Stuck in a Moment

November 9th, 2013

Georgia Nikki webGoing through old photos, I came across this one taken soon after my birth. Here we are, my mother and I, at the beginning of our journey together. We both look so innocent, but by the end of her life, we had grown far apart from the closeness pictured here. Or perhaps I deliberately cut a cord that felt as if it had been wrapped around my neck for a long time. If I regret one thing in my life, it’s that I was never able to love her unreservedly or forgive her completely. Maybe because I never felt loved in that way myself. No memories of praise or encouragement from her, and only one memory of a time she hugged me. I guess it was so rare that it stuck in my mind for years. My brothers and I grew up in the stormy emotional wake my father’s desertion left behind. There was a clear division in my childhood — before divorce in technicolor, after in black and white. In my memories, our house was dark, cluttered, falling apart. Things broke and sometimes never got fixed. Tile popped off the bathroom wall and was never replaced. Walls weren’t repainted and grew dingier over the years. But things also never got thrown away. I could go in the bathroom 10 years after I left home and swear there was the same stuff still in the medicine cabinet. Over time, she filled the two extra bedrooms with shelves of canned food she never opened, old clothes, magazines she would never read again, and other flotsam and jetsam that everyone but my mother viewed as junk.  Sometimes I have dreams where I’m lost and anxious in a place like that — a shadow version of the house I grew up in. To this day, I don’t fully understand why she lived like that. My mom was one of the smartest people I’ve ever known, and she had an incredible work ethic. She wrote poetry, read voraciously, put herself through college by working in tobacco fields to supplement scholarships, became a teacher whose students loved her, and supported us as a single mother in a time when that was rarer. But I’m not sure she was ever happy, and as she got older, there were more and more periods when she was bleakly, hopelessly miserable and friendless. As a child, I didn’t know how to help her when she was in a dark place and it scared me. As an adult, any desperate suggestions I made to pull her out of gloom and tears always met with resistance. Antipressants? Travel? Join a club? Therapy?  It all sounds laughable to me now, but at the time I was clutching at anything that might rouse her. Of course, they were solutions out of an unrealistic novel in which the main character suddenly has an epiphany, comes to her senses and lives happily ever after. I wanted to fix her so that she would  have a life and so that I could stop feeling guilty for having one myself. By the end of her life, I had started protecting myself against the feelings of helplessness she triggered by hardening my heart. I’ve spent lots of hours in therapy talking about my mother, and it helped me understand that there are many reasons why our relationship was so thorny and hurtful. I know that she was unable to move past the breakup of her marriage, that she was stuck in that moment in some fundamental way. I know that she was heartbreakingly lonely and vulnerable and yet somehow weirdly un-empathetic when it came to me and my brothers. I know that she grew up in a poverty-stricken home where just making ends meet probably took precedence over displays of affection. And of course I know that my version of childhood may be much different from that of my brothers. My head knows all this, but my heart still misses what it never had.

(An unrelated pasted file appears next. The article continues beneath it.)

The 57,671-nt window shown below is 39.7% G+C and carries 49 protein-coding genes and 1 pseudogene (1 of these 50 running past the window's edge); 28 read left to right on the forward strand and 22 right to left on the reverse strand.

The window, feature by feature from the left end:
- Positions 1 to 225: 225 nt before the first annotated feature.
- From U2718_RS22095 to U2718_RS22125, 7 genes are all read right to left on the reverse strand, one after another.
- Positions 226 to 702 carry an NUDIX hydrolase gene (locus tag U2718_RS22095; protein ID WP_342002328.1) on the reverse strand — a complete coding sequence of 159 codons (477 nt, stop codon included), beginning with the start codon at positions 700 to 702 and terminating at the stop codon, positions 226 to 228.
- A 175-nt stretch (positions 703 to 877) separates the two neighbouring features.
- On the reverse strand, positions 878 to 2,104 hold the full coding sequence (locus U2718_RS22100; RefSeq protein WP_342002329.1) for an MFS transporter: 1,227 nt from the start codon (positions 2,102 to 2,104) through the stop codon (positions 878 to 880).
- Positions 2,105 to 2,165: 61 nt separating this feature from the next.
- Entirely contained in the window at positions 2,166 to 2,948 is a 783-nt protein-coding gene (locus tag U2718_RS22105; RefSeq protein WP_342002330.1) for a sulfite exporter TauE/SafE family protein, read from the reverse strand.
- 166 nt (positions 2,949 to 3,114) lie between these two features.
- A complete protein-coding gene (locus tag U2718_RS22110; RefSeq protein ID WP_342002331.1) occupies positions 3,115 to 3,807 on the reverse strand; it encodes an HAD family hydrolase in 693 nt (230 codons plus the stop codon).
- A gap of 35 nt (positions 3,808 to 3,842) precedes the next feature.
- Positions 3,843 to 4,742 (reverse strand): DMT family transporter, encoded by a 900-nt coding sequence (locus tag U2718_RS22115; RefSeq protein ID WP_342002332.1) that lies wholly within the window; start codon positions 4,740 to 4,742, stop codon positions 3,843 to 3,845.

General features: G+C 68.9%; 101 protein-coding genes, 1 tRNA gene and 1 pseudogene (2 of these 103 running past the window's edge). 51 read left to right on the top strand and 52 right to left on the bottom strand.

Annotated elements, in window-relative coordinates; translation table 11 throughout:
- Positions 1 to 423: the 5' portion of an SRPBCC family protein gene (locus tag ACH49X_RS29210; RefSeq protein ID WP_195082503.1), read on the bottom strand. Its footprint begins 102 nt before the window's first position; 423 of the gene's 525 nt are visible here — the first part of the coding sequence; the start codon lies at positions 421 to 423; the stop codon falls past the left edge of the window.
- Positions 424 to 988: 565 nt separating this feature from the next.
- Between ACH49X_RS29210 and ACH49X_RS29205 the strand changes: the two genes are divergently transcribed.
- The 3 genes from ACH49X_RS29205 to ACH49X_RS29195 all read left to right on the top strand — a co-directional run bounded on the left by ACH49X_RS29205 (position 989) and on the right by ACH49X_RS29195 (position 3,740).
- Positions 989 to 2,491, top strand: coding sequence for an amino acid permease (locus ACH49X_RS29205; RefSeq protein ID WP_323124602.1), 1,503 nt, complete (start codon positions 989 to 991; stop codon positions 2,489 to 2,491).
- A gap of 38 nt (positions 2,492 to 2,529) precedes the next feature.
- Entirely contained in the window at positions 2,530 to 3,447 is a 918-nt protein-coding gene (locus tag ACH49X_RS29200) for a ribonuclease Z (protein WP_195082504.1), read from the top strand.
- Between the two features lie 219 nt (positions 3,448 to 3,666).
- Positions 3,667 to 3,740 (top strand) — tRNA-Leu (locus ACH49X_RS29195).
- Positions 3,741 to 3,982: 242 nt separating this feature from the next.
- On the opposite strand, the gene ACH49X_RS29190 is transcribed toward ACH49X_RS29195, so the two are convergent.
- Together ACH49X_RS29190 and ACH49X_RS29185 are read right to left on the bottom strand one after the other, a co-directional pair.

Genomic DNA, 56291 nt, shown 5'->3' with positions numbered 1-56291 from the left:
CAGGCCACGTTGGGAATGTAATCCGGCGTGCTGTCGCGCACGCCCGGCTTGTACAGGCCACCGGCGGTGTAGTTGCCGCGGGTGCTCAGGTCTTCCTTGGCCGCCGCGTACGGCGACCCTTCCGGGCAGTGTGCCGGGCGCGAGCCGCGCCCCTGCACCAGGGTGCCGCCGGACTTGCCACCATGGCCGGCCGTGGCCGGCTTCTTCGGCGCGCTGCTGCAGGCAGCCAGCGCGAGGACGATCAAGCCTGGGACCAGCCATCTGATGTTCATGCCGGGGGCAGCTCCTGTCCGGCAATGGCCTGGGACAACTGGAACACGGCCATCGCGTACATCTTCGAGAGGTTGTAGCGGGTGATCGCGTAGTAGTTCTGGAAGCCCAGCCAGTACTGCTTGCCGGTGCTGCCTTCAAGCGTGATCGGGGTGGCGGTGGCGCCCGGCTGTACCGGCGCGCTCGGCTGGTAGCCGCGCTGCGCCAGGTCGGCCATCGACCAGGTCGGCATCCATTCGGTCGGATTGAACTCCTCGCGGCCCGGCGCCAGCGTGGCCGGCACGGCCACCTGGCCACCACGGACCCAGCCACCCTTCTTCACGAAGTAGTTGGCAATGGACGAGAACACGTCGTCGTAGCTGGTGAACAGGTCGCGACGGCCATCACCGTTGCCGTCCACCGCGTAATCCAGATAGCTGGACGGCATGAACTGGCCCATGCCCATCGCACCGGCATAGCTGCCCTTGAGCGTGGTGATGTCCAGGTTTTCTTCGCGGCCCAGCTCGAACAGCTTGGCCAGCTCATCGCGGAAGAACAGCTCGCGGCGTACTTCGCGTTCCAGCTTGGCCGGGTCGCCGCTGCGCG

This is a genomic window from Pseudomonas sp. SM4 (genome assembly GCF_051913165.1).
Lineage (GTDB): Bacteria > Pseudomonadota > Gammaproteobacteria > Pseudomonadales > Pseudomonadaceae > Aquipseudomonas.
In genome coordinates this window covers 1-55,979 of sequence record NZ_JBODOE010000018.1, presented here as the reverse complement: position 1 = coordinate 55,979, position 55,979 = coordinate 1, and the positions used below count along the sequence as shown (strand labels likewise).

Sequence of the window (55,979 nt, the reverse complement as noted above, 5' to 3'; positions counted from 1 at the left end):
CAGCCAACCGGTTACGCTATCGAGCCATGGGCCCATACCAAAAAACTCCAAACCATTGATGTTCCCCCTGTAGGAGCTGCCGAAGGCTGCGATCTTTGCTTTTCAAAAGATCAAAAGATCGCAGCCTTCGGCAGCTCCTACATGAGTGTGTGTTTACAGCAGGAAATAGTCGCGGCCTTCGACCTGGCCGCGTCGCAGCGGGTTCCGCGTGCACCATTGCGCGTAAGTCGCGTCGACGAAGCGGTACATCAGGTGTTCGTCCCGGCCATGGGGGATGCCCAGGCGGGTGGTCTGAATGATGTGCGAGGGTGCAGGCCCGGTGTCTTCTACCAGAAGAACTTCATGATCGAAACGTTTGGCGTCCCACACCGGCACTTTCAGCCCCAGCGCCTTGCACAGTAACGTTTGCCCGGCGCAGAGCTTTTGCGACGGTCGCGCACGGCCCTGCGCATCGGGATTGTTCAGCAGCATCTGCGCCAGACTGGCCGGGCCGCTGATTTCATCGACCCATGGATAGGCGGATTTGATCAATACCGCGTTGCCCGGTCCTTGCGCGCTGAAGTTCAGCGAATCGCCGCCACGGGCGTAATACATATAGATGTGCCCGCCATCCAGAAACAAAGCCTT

4 Responses to “Stuck in a Moment”

  1. V-Grrrl says:

    It is sad that her abandonment by your father pushed her somehow to abandon you and your brothers emotionally, and that her refusal to be fully present and loving to you made it impossible for you to be so for her. Broken hearts and/or mental illnesses leave such painful wakes that disturb generation to generation.

  2. phyllis says:

    I understand your longing. I could never really love my mother and for many of the reasons you state, and some you did not. I have a very good relationship with my kids, though, and I am so thankful for that.

    It’s hard to let go of. I don’t think I ever have.

  3. Amey Warder says:

    This is beautiful writing. Thank you.

  4. Patti says:

    As I went through my journals gathering information for this story I am writing, In Giving we Receive, I came upon the following entry…while visiting a church service I noticed the assistant pastor’s wife, their newly adopted baby girl and their two adopted older boys were sitting in front of me. I was fixated on the pure love his wife showed to the baby girl and the older boys. After the service, I asked Mike, the assistant pastor, how the older boys were dealing with their younger sister’s arrival. Mike replied, “As my wife said, they get to give what they never received.” This explanation opened my heart and came full circle when a few days later; I was at the hospital visiting my step dad. My dad had a stroke and had become childlike and very forgetful. My mom was displaying impatience with short, curt sentences. As I witnessed the dynamic between them I stepped into her shoes, I felt my mom’s sadness, her fear. I wanted to hold my mom and let her feel safe and protected. I wanted to give my mom what I didn’t get from her in childhood. In that moment complete healing took place for me. We can heal by giving what we didn’t receive.

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